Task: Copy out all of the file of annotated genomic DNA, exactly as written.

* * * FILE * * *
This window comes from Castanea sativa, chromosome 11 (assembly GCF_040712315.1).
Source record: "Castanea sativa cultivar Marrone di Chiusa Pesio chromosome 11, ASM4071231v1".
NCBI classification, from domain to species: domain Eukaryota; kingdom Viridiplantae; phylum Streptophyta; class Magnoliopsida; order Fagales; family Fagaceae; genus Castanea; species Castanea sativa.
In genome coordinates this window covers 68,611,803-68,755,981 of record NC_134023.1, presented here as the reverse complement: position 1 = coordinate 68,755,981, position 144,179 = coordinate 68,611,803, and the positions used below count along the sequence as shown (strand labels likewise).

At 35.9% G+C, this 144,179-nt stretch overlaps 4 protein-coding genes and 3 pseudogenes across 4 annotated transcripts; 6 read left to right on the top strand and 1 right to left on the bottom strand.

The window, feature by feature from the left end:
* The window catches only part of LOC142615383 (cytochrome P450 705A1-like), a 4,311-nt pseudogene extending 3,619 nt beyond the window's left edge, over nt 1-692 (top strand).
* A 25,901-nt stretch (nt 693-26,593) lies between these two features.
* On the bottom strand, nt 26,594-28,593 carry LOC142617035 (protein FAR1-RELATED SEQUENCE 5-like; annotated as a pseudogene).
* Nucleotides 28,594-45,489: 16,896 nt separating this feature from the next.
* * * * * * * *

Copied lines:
This window comes from Castanea sativa, chromosome 11 (assembly GCF_040712315.1).
Source record: "Castanea sativa cultivar Marrone di Chiusa Pesio chromosome 11, ASM4071231v1".
NCBI classification, from domain to species: domain Eukaryota; kingdom Viridiplantae; phylum Streptophyta; class Magnoliopsida; order Fagales; family Fagaceae; genus Castanea; species Castanea sativa.
In genome coordinates this window covers 68,611,803-68,755,981 of record NC_134023.1, presented here as the reverse complement: position 1 = coordinate 68,755,981, position 144,179 = coordinate 68,611,803, and the positions used below count along the sequence as shown (strand labels likewise).

At 35.9% G+C, this 144,179-nt stretch overlaps 4 protein-coding genes and 3 pseudogenes across 4 annotated transcripts; 6 read left to right on the top strand and 1 right to left on the bottom strand.

The window, feature by feature from the left end:
* The window catches only part of LOC142615383 (cytochrome P450 705A1-like), a 4,311-nt pseudogene extending 3,619 nt beyond the window's left edge, over nt 1-692 (top strand).
* A 25,901-nt stretch (nt 693-26,593) lies between these two features.
* On the bottom strand, nt 26,594-28,593 carry LOC142617035 (protein FAR1-RELATED SEQUENCE 5-like; annotated as a pseudogene).
* Nucleotides 28,594-45,489: 16,896 nt separating this feature from the next.